This quiet national monument, situated on the Navajo Reservation in the northeast corner of Arizona, is home to ancient cliff dwellings and petroglyphs that provide a glimpse into the lives of the people who lived there more than a thousand years ago. And the land in the canyon continues to be farmed today by about 80 Navajo families charged with sustaining the land for future generations.
Because this national monument is considered sacred ground by the Navajo, non-Navajo visitors can only enter the canyon in the company of an authorized Navajo guide. Concessioner Thunderbird Lodge provides half- and full-day motorized tours into the canyon. Navajo drivers/guides teach visitors about the monument’s remarkable human history, geology, architectural ruins and plant and animal life.
Here are some highlights of what Navajo guides discuss during the tours:
The Anasazi – “Ancient Ones” – lived in the canyon for more than a thousand years and left around 1300 A.D. Their homes were impressively engineered using timbers and adobe-style bricks. Most of the homes were built into the canyon walls and faced south to take advantage of the winter sun. Some contained multiple levels that housed as many as 30 to 40 families. The most impressive structures are large cliff houses, built between 1100 and 1300, in the Pueblo period.
The Hopi and Pueblo Indians are believed to be the most closely related to the Anasazi. The Hopi lived in Canyon de Chelly some time between 1300 and 1700.
The Navajo, related culturally and linguistically to the various Apache Indians in the Southwest, moved from northern New Mexico into the area around 1700. In the 1700s and 1800s they recorded the arrival of the Spaniards and the introduction of cows, horses and sheep into the area.
The Navajo fought with the Pueblo Indian villages and Spanish settlements along the Rio Grande Valley. As a result, the Spanish, Mexican, and American governments conducted their own battles with the Navajo, and Canyon de Chelly, as a Navajo stronghold, figured prominently.
In 1805 Lt. Antonio Narbona, later the governor of the Province of New Mexico, led a Spanish expedition in an all-day battle with a band of Navajos fortified in a rock shelter in Canyon del Muerto. At the end of the day, Narbona’s contingent had killed 105 Navajos, including 90 warriors. Today, the rock shelter is called Massacre Cave.
In 1864 Kit Carson led a detachment of United States cavalry to Canyon de Chelly. Carson’s troops defeated the Navajos and forcibly removed more than 8,000 Navajos 300 miles toFort Sumner in New Mexico. At the end of the “Long Walk,” an early reservation that was really a prisoner-of-war camp was designated. After four years, however, the Navajos were permitted to return to their homeland.
Around the turn of the 20th century, a trading post was constructed at the mouth of the canyon and is now the Thunderbird Lodge dining facility. The trading post emphasized the protection of the canyon and its artifacts and was the main starting point for those exploring the canyon.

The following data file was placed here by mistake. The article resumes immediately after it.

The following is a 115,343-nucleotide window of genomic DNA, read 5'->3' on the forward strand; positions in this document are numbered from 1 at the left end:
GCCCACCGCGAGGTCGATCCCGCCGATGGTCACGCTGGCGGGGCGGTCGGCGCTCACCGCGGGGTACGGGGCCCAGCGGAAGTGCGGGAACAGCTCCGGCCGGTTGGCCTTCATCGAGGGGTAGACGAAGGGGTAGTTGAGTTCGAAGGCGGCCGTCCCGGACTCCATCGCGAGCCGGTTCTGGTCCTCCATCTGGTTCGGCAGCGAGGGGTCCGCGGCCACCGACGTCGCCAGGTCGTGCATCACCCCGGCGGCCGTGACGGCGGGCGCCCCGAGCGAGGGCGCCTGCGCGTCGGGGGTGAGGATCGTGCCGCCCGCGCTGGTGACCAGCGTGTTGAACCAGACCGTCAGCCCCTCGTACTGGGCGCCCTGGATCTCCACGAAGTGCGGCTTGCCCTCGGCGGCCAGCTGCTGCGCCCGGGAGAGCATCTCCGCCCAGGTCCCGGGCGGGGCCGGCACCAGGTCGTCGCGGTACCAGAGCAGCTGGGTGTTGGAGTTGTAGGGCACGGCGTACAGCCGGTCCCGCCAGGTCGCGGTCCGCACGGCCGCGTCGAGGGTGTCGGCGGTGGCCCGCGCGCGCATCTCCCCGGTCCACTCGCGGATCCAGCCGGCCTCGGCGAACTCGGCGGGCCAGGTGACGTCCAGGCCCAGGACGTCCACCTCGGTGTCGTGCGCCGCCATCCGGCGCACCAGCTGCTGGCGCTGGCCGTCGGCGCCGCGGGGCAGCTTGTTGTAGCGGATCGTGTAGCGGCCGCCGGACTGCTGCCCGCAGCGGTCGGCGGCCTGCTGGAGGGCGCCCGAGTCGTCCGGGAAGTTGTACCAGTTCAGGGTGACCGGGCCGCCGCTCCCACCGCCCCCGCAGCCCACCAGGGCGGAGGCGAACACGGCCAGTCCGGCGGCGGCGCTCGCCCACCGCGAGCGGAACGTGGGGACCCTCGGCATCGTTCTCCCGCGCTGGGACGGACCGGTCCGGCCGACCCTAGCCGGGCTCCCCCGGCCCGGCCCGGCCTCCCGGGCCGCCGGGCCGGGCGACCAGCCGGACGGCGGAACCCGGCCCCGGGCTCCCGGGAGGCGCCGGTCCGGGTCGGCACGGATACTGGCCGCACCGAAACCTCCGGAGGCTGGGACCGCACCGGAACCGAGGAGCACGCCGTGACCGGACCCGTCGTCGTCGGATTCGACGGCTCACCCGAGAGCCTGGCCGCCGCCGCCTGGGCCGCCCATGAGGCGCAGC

Visitors can see the working farms and the traditional Navajo houses – six- or eight-sided hogans with the doors facing east to greet the sun every morning. About 80 families live and farm in the canyon today.
The streams of this region flow during the rainy seasons and during the spring runoff of mountain snows; at other times they are dry.Canyon de Chelly National Monument is actually comprised of three canyons on the northwest slope of the Defiance Uplift. The walls of the canyons – as high as 1,000 feet in some places and as low as 30 feet at its mouth – are sandstone formed by sediments during the Permian Period more than 200 million years ago. The canyons were carved by erosion from the Tsaile and Whiskey creeks that join to form Chinle Wash.
Native plants of the canyon include Yucca, Opuntia Cactus, Grama Grass, Juniper and Pinon Pine. Fremont cottonwood, planted to control erosion, is the most abundant tree. Other non-native trees include the tamarisk, Russian olive and peach-leaf willow.
Animals of the canyon include mule deer, black bear, coyote, mountain lion, porcupine, badger, rabbit, squirrel and gopher. Resident and migratory birds include golden eagle, turkey vulture, raven and great horned owl. Five amphibian species and 11 reptiles live in the canyon. Animal species that used to inhabit the canyon but have been removed include grizzly bear, wild turkey, bighorn sheep, beaver, pronghorn antelope and wolf. Beaver and wild turkey have since been reintroduced.
Visiting the Canyon
Visitors may stay overnight within the canyon monument at the historic Thunderbird Lodge. Thunderbird Lodge features 73 modern rooms, dining facilities, gift shop, rug room and tours. The accommodations feature comfortable beds, full bathrooms, rustic-style furniture, Navajo paintings and cable television. The lodge’s pink adobe construction is reminiscent of ancient pueblos with ceiling fans and air conditioners to keep the rooms cool in the hot summer months.
Full-day tours depart at 9 a.m. and return at 5 p.m., taking visitors on a 60-mile round trip through Canyon del Muerto to Mummy Cave and Canyon de Chelly to Spider Rock. Half-day tours last 3½ hours, depart at 9 a.m. and 1 p.m. in the winter and 2 p.m. in the summer, and take visitors into the lower halves of both Canyon de Chelly and Canyon del Muerto. During the winter, tours are conducted only if at least six guests participate
With the exception of hiking the White House Ruin trail, travel in the canyons is permitted only with a park ranger or authorized Navajo guide.
Thunderbird Lodge is located within Canyon de Chelly National Monument and is open year-round. The Navajo Reservation follows daylight savings time and is on Mountain Daylight time throughout the summer. For reservations, call 1-800-679-2473. For online information on Thunderbird Lodge, go to www.tbirdlodge.com.